This is one of the strangest classic exploitation movies ever made, ranking with Chained For Life and The Terror of Tiny Town for sheer weirdness. The cast — largely comprised of unknowns and non-actors, but also including popular Angelo Rossitto (aka Don Barrett) the dwarf — portray a community of lascivious, drunken, lawless, moonshine-making Ozark hillbillies (in California, with Eucalyptus trees much in evidence) who want to marry little girls. Meanwhile, a schoolmarm, who has returned to her native hills to teach her fellow “mountain people” how to read, struggles against the evil custom of child marriage in a state that has, as yet, not enacted a minimum-age marriage law.
Most of the actors are not trained, but the central family of mother (Dorothy Carrol), father (George Humphreys), and daughter (Shirley Mills) are riveting in their realistic depiction of dirt-poor farm life. Mills’ diction and gestures in this film were obviously influenced by the acting style of her famous contemporary, Shirley Temple, a fact that helped her project sincere distress during the more violent and emotionally wrenching scenes. Given her role here, and the naturalness with which she plays it, it is no wonder that Mills was later tapped to play Ruthie Joad in “The Grapes of Wrath.” Angelo Rossitto, as a moonshine stiller, is at his athletic best here, clambering up and down the “Republic rocks” and engaging in an intense fight scene with a full-sized heavy, thus bringing his usual liveliness to an unusual role.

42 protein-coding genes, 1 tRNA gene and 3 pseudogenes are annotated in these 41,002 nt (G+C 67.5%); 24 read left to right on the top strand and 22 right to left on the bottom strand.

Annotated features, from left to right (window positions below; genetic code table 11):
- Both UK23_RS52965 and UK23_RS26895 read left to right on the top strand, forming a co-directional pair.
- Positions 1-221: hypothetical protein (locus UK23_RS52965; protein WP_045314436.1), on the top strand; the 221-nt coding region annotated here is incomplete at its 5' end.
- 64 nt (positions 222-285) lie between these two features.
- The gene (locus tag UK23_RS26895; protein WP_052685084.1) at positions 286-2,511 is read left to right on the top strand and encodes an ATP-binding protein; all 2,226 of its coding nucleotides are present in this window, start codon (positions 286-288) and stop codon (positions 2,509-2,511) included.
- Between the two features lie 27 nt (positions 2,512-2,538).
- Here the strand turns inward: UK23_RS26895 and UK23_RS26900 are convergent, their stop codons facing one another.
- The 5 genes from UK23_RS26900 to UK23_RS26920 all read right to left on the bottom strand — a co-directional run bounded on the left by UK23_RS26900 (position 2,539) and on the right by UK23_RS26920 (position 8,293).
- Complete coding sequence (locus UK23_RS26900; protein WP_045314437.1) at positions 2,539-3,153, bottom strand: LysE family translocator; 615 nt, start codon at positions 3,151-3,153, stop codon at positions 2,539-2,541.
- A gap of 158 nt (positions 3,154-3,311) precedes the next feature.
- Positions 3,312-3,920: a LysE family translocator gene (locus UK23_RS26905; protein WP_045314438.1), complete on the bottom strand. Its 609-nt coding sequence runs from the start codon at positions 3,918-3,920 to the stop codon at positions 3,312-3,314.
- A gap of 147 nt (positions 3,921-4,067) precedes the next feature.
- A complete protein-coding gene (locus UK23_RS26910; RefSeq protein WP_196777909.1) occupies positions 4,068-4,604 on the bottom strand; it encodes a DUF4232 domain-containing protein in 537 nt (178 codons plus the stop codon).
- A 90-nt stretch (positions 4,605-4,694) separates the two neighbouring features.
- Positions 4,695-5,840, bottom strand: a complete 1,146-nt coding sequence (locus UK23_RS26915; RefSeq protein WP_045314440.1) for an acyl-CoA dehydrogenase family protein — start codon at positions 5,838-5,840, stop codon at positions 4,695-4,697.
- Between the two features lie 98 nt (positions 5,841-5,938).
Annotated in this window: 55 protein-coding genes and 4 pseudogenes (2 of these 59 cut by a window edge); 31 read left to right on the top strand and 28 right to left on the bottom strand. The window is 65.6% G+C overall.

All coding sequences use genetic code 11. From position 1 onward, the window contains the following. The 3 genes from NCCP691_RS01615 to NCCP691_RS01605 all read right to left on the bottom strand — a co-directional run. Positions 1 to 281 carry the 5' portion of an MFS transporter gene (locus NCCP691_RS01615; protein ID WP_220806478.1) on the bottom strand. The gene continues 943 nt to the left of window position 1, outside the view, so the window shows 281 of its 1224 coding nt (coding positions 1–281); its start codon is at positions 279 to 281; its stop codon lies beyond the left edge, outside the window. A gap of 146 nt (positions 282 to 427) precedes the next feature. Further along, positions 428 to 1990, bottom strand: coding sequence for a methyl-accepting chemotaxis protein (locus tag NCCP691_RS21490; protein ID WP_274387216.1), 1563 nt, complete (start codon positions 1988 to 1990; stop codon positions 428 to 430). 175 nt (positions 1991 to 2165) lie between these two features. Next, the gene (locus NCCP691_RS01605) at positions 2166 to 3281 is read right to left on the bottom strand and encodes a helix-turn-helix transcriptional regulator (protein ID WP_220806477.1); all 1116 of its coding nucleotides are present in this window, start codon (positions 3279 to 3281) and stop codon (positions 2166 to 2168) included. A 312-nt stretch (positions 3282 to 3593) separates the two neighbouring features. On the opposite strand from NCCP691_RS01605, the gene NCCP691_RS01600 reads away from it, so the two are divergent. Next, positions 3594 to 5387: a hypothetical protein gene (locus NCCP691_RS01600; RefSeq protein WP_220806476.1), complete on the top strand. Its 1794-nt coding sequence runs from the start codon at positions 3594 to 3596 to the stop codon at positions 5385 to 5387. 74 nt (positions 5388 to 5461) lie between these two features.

There is quite a bit of animal acting in this film, as it is set on a farm. The early morning scene in which Mills goes out to feed the pigs and gets into the pen to “rescue” a piglet, is very true to life, as is her family’s stern response to what might seem to modern eyes as a cute child-in-the-mud scene: Pigs, especially sows with piglets, can be dangerous if angered, and the film-makers knew that well enough that they did not actually place Mills in confrontation with the sow; a couple of jump-cuts show us what happened. I also enjoyed the uncredited Alsatian Police Dog who played Ritz, a well-trained canine actor with dark fur and long ears who, unless my eyes deceive me, was a Rin-Tin-Tin relative or understudy. There are also a couple of very much UNtrained milk goats in this film — a white Saanen and a black Alpine — who stand nicely to be milked (obviously the role for which they were cast), but provide some over-the-top emoting during a funeral march, as they react with panic and a determination to buck, butt, or escape whenever the dog Ritz (who is very docile) gets near them.
“Child Bride” carries an explicit moral message — “These child-marriages must be stopped!” — but, like most exploitation films, it quickly subverts its own message, in this case with extended scenes of child nudity, as barely pubescent Shirley Mills frolics in a clear mountain pool with her German Shepherd dog. Despite the child nudity, which i frankly found disturbing as it went on so long and showed so many prurient repeat shots of Mills’ backside underwater, there is some charm to this story, and enough plot twists to make it interesting. I think this is a movie that every fan of the obscure and off-beat, every fan of B-movies, and certainly every exploitation fan, will want to see.
Written by Catherine Yronwode